Coastal wetlands are among the most vulnerable ecosystems on the planet. Pressured in many cases by human development from the land, they also now face pressures due to sea level rise from climate change. We are investigating potential solutions to this problem to understand and inform protection of the marshes and the many unique species that call them home.

Although salt marsh can generally respond to sea level rise by adjusting elevations, their capacity is limited.  Current projections indicate that most salt marshes in southern California will not be able to adjust to the accelerated sea level rise predicted over the next 80 years, with much habitat predicted to convert to mudflat or subtidal habitat by 2100.  Management actions for preserving salt marsh habitats are limited, but one promising technique is thin layer sediment augmentation, where sediment is added to the salt marsh plain to increase its elevation.  Although thin layer sediment augmentation has been implemented in salt marshes in the eastern and Gulf Coast regions of the United States and internationally, this technique has never been tried along the west coast of the US.  A pilot experiment using thin layer sediment augmentation over nearly 8 acres of salt marsh has been implemented in the Seal Beach National Wildlife Refuge—a particularly appropriate test location because oil and gas extraction at this location has resulted in 28 centimeters of subsidence, effectively replicating the sea level expected by mid-century.  This increase in relative sea level has negatively impacted cordgrass (Spartina foliosa) populations, and consequently populations of the endangered light-footed Ridgway’s rail (Rallus obsoletus levipes).  Sediments dredged from a nearby harbor were spread over the salt marsh using a spray nozzle.  The target augmented sediment depth of 25 centimeters was generally achieved, although there were substantial differences in added sediment depth in different regions of the project area.  Post-augmentation monitoring has begun and will continue for five years to document the success of this climate change adaptation technique and provide information that could be used for future applications.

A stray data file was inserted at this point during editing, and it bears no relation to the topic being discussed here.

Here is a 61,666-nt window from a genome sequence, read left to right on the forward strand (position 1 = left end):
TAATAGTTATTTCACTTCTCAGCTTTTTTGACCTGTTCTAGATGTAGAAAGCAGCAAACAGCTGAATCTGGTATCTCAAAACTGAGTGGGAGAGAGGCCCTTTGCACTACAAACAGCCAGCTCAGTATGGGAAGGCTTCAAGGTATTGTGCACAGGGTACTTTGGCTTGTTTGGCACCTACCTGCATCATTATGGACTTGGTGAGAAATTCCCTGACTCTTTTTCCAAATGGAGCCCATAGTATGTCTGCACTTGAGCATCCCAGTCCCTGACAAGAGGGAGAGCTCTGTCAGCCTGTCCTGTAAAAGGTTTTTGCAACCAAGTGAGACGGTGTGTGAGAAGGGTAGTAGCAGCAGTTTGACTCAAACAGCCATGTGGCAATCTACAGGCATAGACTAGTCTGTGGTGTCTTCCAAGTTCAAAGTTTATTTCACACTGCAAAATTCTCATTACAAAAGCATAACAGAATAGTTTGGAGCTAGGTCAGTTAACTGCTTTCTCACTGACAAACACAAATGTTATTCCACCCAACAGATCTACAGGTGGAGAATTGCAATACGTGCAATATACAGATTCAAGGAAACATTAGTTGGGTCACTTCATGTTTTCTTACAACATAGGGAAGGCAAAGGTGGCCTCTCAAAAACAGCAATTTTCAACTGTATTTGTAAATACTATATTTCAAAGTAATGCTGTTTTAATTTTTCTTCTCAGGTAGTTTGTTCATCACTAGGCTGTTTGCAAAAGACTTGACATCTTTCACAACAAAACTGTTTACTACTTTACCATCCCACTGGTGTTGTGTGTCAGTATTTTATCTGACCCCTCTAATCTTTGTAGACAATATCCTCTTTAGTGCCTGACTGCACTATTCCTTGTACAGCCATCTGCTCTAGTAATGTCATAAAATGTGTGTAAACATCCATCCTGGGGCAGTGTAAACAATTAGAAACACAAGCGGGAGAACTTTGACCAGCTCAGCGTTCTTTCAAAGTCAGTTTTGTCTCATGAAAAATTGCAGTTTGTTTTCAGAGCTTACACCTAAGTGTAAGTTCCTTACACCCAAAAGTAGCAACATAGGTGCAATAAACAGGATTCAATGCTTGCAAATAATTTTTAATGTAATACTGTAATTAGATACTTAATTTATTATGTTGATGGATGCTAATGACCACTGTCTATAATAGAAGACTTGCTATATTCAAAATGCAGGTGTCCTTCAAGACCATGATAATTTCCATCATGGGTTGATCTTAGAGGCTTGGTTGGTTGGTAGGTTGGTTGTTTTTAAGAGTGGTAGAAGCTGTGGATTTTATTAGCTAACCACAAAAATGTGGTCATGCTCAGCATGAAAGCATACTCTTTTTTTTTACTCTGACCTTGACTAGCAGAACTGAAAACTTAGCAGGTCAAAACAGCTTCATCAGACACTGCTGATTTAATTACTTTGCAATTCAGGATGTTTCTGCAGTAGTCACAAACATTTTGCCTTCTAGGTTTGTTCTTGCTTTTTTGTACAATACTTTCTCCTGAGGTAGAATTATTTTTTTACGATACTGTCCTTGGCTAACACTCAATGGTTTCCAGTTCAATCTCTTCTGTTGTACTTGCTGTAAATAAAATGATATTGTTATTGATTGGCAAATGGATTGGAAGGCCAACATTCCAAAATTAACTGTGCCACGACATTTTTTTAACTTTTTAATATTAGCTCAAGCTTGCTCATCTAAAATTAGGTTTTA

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Contact: Richard Ambrose, rambrose@ucla.edu